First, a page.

1. Programming languages These will probably expose my ignorance pretty nicely.

      When to use different programming languages (advice from an Amazon employee):

      • Java - enterprise applications
      • C# - Microsoft's spin on Java (useful in the Microsoft's ecosystem)
      • Ruby - when speed is more important then legibility or debugging
      • Python - same as Ruby but also for ML/AI (don't forget to use type hinting to make life a little saner)
      • Go/Rust - fresh web service where latency and performance were more important than community/library support
      • Haskell/Erlang - for very elegant/mathematical functional approach without a lot of business logic
      • Clojure - in situation when you love Lisp (?)
      • Kotlin/Scala - languages compiling to JVM bytecode (preferable over Clojure). Kotlin works with Java and has great IntelliJ support
      • C - classes of applications (operating systems, language design, low-level programming and hardware)
      • C++ - robotics, video games and high frequency trading where the performance gains from no garbage collection make it preferable to Java
      • PHP/Hack - testing server changes without rebuilding. PHP is banned at Amazon due to security reasons, but its successor, Hack, runs a lot of Facebook and Slack's backends
  8. Apr 2020
    1. The method name is generated by replacing spaces with underscores. The result does not need to be a valid Ruby identifier though, the name may contain punctuation characters etc. That's because in Ruby technically any string may be a method name. This may require use of define_method and send calls to function properly, but formally there's little restriction on the name.
    1. But where is the helper method defined? What’s its visibility? Can I put it in a module? Can I use inheritance? Who can call it? Can I call super from the extracted method? If so, where does super go?
    1. minitest doesn't reinvent anything that ruby already provides, like: classes, modules, inheritance, methods. This means you only have to learn ruby to use minitest and all of your regular OO practices like extract-method refactorings still apply.
    1. This situation usually arises from external constraints not design choices such as my example with Sequel. My point is that assigning a value to a constant is allowed by Ruby in certain scopes and not others. It used to be up to the developer to choose wisely when to perform the assignment. Ruby changed on this. Not for everyone's good.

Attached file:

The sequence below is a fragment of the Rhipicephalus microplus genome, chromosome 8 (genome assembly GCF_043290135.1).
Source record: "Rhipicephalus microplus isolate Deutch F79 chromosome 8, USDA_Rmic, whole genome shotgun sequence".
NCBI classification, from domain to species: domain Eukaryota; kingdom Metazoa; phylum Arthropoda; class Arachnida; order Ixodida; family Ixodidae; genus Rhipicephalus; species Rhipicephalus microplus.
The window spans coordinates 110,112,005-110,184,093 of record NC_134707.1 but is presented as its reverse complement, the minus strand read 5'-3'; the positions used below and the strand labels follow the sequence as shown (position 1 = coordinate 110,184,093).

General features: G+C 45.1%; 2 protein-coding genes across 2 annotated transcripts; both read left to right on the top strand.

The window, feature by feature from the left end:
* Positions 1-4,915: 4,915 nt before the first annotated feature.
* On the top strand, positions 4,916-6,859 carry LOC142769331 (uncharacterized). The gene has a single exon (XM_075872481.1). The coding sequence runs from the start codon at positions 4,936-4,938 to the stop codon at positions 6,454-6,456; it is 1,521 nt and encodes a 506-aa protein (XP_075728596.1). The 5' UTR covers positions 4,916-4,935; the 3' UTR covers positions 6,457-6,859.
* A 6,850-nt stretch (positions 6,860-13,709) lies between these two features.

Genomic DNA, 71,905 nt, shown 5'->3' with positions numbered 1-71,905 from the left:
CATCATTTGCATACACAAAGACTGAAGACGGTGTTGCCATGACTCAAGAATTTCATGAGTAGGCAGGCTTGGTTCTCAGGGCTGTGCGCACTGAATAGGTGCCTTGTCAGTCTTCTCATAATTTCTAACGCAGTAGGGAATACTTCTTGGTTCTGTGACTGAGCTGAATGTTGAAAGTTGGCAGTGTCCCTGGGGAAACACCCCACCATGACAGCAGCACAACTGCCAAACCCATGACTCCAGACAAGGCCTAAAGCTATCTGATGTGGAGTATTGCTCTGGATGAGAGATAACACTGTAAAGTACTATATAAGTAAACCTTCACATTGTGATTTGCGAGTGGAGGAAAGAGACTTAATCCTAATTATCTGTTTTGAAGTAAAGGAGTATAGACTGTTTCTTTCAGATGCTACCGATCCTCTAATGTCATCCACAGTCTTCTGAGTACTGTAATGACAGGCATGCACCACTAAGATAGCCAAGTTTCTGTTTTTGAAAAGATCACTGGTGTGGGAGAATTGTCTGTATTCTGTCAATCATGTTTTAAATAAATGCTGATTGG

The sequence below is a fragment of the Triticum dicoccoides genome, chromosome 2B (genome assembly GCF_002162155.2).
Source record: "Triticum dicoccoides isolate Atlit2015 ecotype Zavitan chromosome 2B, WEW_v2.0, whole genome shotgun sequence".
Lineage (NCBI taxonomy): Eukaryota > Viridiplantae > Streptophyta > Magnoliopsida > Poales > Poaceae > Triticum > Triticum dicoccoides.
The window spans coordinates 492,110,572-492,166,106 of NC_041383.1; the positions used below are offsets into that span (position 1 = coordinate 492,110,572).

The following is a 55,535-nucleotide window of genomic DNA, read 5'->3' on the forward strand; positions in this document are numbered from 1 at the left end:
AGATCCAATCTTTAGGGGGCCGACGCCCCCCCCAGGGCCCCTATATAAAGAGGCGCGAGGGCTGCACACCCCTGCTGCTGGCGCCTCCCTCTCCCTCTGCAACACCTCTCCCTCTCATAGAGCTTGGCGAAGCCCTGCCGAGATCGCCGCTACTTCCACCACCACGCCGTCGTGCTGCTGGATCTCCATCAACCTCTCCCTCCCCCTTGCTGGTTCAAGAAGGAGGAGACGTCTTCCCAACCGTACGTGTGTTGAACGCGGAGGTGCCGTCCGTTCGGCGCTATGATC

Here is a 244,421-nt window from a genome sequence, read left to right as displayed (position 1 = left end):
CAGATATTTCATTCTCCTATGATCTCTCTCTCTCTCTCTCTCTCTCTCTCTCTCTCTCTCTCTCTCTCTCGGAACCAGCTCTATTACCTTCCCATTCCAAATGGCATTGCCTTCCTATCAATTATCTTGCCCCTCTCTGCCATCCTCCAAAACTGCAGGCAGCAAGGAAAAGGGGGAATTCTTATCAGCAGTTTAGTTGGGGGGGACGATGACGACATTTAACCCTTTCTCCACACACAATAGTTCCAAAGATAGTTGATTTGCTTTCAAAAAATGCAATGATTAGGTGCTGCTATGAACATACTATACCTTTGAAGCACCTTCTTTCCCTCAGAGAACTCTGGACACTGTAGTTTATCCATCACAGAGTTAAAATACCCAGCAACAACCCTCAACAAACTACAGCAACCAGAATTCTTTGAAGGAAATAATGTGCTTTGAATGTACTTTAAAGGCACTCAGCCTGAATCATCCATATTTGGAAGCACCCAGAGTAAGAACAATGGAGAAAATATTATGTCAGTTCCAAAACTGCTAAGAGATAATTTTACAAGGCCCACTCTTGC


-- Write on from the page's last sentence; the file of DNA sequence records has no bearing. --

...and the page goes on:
1. The handler can be a method or a Proc object passed to the :with option. You can also use a block directly instead of an explicit Proc object.

      Example of: letting you either pass a proc (as a keyword arg in this case) or as a block.

  9. Mar 2020
    1. Ruby's current handling of Dates and Times is all over the map. We have Date, Time, DateTime, ParseDate, and more, not to mention all the other common extensions running around out there. Ruby needs an improved class that incorporates them all.
    1. Methods must be tested both via a Lemon unit test and as a QED demo. The Lemon unit tests are for testing a method in detail whereas the QED demos are for demonstrating usage.
    1. prepend_message
    2. To be just a bit polemic, your first instinct was not to do that. And you probably wouldn't think of that in your unit tests either (the holy grail of dynamic langs). So someday it would blow up at runtime, and THEN you'd add that safeguard.
    3. As many would guess: ... catch StandardError => e raise $! ... raises the same error referenced by $!, the same as simply calling: ... catch StandardError => e raise ... but probably not for the reasons one might think. In this case, the call to raise is NOT just raising the object in $!...it raises the result of $!.exception(nil), which in this case happens to be $!.
    1. The pattern below has become exceptionally useful for me (pun intended). It's clean, can be easily modularized, and the errors are expressive. Within my class I define new errors that inherit from StandardError, and I raise them with messages (for example, the object associated with the error).
    1. The popular question in my company these days is “Rails or WordPress?”, but I will probably touch upon the broader questions of “MVC or CMS?” and “Ruby or PHP?”, so you can often substitute “Rails” for “MVC framework” in the article.
  10. Feb 2020